“It doesn’t take a village of government regulators and bureaucrats to teach our children how to eat by banning substances outright,” Wilson said. “But rather it takes responsible parents teaching children to make responsible decisions about the food they eat. And perhaps that means exposing them to the reality they’ll face in the real world and outside the school system.”

Championing Guidelines

Connecticut Senate President Donald E. Williams (D-Brooklyn), who championed stringent nutrition guidelines similar to California’s SB19 that were enacted this year in his state’s schools, said he would rather see the government, not the food industry, hold sway over what can be offered in schools.

“[The Z-Bar] helps create awareness that legislation can result in moving the private sector, even to the extent where they will create products specifically to meet these healthier standards,” Williams told

While Connecticut’s new law mandates that schools rid their cafeterias of soda and other “empty-calorie” drinks, it also provides incentives for schools to adopt voluntary healthy snack standards, including increased reimbursement for school lunches.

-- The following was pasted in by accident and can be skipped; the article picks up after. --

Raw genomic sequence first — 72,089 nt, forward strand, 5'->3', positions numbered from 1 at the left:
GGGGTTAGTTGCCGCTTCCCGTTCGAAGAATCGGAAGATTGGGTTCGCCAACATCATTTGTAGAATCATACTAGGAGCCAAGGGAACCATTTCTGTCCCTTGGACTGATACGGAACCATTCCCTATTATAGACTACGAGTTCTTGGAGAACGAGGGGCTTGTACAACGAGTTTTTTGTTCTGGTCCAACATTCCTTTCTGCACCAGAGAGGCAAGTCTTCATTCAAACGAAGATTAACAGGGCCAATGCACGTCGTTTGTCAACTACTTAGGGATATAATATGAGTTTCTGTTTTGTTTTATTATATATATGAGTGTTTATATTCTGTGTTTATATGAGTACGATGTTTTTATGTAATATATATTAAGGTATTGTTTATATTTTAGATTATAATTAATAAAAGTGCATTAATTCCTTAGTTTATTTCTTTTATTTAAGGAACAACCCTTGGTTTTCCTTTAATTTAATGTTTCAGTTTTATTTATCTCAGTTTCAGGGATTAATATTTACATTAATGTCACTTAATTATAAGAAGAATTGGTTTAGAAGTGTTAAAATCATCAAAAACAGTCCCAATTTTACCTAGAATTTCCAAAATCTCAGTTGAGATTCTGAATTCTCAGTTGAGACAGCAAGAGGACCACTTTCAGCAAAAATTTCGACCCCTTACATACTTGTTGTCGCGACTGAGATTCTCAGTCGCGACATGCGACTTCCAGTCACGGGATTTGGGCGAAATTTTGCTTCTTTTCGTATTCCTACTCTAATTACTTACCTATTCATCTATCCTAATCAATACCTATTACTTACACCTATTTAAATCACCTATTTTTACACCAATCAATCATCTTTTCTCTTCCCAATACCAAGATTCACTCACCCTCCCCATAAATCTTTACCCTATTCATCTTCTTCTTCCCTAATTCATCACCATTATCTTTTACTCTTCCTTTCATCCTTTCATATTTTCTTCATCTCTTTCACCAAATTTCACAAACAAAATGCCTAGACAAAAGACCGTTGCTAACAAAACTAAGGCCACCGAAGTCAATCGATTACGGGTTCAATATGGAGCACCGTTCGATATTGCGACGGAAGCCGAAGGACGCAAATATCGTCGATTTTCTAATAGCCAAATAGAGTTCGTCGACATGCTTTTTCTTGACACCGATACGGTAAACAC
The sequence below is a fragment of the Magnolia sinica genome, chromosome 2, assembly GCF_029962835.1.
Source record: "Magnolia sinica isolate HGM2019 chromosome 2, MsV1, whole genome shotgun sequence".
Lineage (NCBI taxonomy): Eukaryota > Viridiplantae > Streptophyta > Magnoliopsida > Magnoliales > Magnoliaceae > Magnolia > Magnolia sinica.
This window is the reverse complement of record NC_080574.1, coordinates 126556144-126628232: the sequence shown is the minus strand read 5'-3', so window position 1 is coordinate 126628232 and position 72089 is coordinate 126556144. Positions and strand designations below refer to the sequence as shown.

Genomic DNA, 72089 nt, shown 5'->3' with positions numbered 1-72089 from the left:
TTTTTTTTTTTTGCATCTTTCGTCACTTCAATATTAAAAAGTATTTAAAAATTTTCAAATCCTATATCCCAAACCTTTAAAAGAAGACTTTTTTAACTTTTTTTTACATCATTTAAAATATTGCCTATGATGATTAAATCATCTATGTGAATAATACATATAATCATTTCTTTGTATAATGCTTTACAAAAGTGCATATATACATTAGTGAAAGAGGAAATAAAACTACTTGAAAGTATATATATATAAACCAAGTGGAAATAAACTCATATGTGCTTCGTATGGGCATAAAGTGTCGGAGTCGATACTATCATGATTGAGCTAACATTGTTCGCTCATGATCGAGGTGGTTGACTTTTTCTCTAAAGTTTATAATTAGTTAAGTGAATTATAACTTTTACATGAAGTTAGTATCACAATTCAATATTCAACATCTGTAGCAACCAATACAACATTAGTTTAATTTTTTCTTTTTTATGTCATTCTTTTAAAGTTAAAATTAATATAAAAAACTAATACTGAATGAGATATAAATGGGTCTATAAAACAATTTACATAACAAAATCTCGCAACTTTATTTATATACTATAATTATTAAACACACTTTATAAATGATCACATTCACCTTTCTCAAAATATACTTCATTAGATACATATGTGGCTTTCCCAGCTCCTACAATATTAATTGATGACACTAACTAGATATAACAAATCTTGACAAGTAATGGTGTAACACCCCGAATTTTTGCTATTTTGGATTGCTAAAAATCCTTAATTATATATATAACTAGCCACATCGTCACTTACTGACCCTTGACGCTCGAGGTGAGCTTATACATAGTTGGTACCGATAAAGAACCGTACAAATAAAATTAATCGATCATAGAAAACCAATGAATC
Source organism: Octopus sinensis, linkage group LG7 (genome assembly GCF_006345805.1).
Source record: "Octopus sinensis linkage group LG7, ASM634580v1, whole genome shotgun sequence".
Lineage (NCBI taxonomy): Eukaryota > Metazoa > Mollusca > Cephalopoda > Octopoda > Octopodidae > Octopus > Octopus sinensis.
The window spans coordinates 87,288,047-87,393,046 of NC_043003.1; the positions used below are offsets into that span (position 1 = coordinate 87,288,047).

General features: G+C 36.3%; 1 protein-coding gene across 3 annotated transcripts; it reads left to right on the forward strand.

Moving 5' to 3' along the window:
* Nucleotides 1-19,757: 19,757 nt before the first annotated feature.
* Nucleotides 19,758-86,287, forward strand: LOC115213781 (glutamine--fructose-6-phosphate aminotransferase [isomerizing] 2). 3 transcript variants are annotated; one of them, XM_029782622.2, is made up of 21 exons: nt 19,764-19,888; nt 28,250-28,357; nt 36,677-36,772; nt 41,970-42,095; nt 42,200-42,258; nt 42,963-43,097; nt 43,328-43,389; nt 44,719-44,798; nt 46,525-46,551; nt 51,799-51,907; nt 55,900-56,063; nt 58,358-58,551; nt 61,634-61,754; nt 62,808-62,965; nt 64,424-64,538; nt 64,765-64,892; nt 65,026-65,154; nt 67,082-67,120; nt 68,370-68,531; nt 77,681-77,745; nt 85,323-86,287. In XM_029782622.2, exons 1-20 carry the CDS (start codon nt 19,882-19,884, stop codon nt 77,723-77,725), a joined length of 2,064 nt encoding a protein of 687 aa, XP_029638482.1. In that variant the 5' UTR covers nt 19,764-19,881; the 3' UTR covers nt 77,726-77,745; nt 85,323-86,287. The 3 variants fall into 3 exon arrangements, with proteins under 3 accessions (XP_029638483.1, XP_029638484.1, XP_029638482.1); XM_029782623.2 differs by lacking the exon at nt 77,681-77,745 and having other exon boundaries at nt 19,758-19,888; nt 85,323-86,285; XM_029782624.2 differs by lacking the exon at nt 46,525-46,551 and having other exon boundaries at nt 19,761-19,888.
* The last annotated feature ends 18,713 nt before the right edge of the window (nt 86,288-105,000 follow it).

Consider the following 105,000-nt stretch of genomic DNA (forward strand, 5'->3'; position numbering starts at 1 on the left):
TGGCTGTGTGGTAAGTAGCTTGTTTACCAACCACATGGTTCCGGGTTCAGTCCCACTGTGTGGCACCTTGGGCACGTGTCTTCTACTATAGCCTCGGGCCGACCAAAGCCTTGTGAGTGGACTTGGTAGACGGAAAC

Half of the state’s schools have agreed to participate in the voluntary elements, Williams said.

Williams scoffs at suggestions students should learn good eating habits through exercising personal choice and said schools assume some responsibility for student health and well-being.

“No parent is going to sit down at dinner time and say, ‘Here’s your choice: a chicken breast with broccoli, or ice cream and a Snickers bar. It’s up to you as my child to exercise your good sense here.’ That’s not how parents operate,” Williams said.

Reversing Trends